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The Regression of Tech

Page history last edited by PBworks 14 years, 5 months ago

This page is at Set in Stone status. Ratings Guide

Pseudo-Reality at Large

Anybody who’s read through the whole of this beast or been following its progress over time probably has caught on that, at least for this setting, we're somewhat dedicated to the idea of pseudo-realism as far as possible. What is meant by this is that we want the setting, people, gods, and magic of the world to all come from an explained place that may not be strictly based on knowledge of what we know as fact, but at least carries a plausibility with it. As a base, what we’d like is for normal players to enjoy gaming in the world and simply treat it as a fantastical place that provides interesting adventures. However, for those who are more interested and curious, we’d love for there to be multiple layers of understanding, so that invested DM/GMs can create complex interwoven stories that play off of background info and reveal points to the players in character of which they may have been unaware.


Now, in the general struggle to grapple with this, one of the main problems has actually been the underlying idea that people as a whole society would regress after they emerged from their hibernating states, and would lose access to much of the technology they created. This is actually a fairly common theme in science fiction, with writers like Asimov using it constantly to explain the rise and fall of galactic empires. However, in most of the cases its been used, there is rarely seen an explanation for why it happens, simply that it does; that it’s the natural order of things. So, in an effort to make this more clear to the group and maybe players, lets go through the reasoning as to why it might happen within the sphere.


The Factors of Progress

First off, we should probably talk about education in some society of the future. If we look back historically, we can see that over time, with the acquisition of new knowledge, there is generally a multi-step process which occurs to disseminate it to the masses. As the first step, someone will have a great new idea for potential research, but know very little about what its potential impact might be. However, they will probably inform some of their close peers about the concept, and if it possesses significant traction, then the group will expand and begin pursuing exploration of the topic. As their knowledge base grows, they will proceed to disseminate their gathered information to the technical populace in the forms of limited circulation papers, presentations, and general communication. This communication will expand the workbase for the subject and in time create a series of water marks for progress in the field. Once enough significant progress has been made that a field is viewed as somewhat steady state, members will begin to publish summary books and mass media literature, which attempt to break down the overly technical concepts and create a codified knowledge base so that the information can be passed to the populace at large. Finally, if they are successful, then their work will become part of the common curriculum and new generations of up and coming students will be able, or possibly required, to learn about the subject.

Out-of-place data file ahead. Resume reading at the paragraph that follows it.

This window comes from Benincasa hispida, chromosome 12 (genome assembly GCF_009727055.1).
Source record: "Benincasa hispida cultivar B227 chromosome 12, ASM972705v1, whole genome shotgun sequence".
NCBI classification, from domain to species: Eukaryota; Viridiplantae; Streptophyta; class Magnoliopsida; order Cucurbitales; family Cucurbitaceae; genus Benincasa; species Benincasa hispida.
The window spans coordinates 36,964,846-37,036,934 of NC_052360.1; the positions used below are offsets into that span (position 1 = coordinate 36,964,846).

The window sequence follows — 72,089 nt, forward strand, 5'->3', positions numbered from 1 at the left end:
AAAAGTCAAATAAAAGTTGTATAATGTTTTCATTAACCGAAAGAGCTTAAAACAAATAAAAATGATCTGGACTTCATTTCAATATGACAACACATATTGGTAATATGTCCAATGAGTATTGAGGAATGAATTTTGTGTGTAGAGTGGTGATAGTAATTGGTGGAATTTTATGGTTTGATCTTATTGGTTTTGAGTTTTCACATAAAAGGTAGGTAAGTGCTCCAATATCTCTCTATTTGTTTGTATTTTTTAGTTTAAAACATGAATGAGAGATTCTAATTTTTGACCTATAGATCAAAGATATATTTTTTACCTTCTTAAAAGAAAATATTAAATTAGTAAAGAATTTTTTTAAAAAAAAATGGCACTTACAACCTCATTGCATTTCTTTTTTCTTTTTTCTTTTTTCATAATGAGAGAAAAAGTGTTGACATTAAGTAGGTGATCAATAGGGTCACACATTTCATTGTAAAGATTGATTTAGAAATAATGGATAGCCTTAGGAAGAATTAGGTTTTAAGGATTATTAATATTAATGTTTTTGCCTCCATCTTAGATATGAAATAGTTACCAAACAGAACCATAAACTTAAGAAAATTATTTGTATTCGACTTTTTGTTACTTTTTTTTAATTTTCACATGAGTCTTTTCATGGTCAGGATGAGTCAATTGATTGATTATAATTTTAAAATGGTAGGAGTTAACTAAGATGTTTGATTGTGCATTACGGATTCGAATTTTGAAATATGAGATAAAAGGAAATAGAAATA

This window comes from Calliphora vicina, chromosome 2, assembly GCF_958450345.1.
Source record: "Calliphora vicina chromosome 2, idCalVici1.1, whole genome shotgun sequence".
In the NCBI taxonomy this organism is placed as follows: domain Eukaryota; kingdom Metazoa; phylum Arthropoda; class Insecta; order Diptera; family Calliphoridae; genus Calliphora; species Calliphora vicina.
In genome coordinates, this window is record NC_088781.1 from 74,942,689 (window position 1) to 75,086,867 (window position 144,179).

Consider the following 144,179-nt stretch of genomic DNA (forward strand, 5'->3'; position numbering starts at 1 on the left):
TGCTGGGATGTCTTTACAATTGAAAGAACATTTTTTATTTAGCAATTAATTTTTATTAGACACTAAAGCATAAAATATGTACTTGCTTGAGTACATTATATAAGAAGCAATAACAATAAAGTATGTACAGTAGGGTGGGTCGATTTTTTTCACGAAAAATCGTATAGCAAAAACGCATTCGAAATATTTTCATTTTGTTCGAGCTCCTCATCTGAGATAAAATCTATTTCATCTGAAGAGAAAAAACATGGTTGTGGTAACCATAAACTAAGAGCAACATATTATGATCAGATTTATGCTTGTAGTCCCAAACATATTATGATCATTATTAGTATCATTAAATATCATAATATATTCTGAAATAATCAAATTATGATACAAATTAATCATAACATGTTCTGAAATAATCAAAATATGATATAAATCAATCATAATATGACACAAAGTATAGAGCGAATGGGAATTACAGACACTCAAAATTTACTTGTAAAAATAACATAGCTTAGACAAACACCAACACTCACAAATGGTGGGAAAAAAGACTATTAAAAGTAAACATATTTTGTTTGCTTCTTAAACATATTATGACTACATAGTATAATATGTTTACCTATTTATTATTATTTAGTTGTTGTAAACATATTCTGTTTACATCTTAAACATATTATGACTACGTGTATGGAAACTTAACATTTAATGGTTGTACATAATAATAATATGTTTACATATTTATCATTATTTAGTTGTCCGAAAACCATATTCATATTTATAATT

In general, we can say that this process is relentless and that over time we can likely say that the average level of education among the populace is going to rise. Historically, we can look at the educations of the common man in Mesopotamia, Greece, China, medieval Europe, the industrial nations, and our own modern people and see that there has been an average climb. Compared with an average person from say the medieval era, even our most backwoods person is generally more educated about the state of the universe. However, although there is an average rise, that rise has not been steady, has at times actually been negative, and depends on a number of outside factors for its rate.


Probably the single most important of these factors is the availability of free time to people as a society. If every member is occupied with finding food or keeping shelters up, then nobody will be pondering on how to make life better. This process is also cascading, and as further advances come along they free up greater portions of the populace to work on progress.


After at least some free time percentage has been found, the next greatest factor is simple numbers of minds in the society; the more people that a society can support at a given percentage, the more minds that will be free to be focused on technology. In general, this is tied into the rate of basic necessities production, and there is some optimal setting for any society that will create the most progress while still keeping citizens alive. Kind of harkens back to days of playing Civ., for those who have, as their mechanism mirrors it pretty well.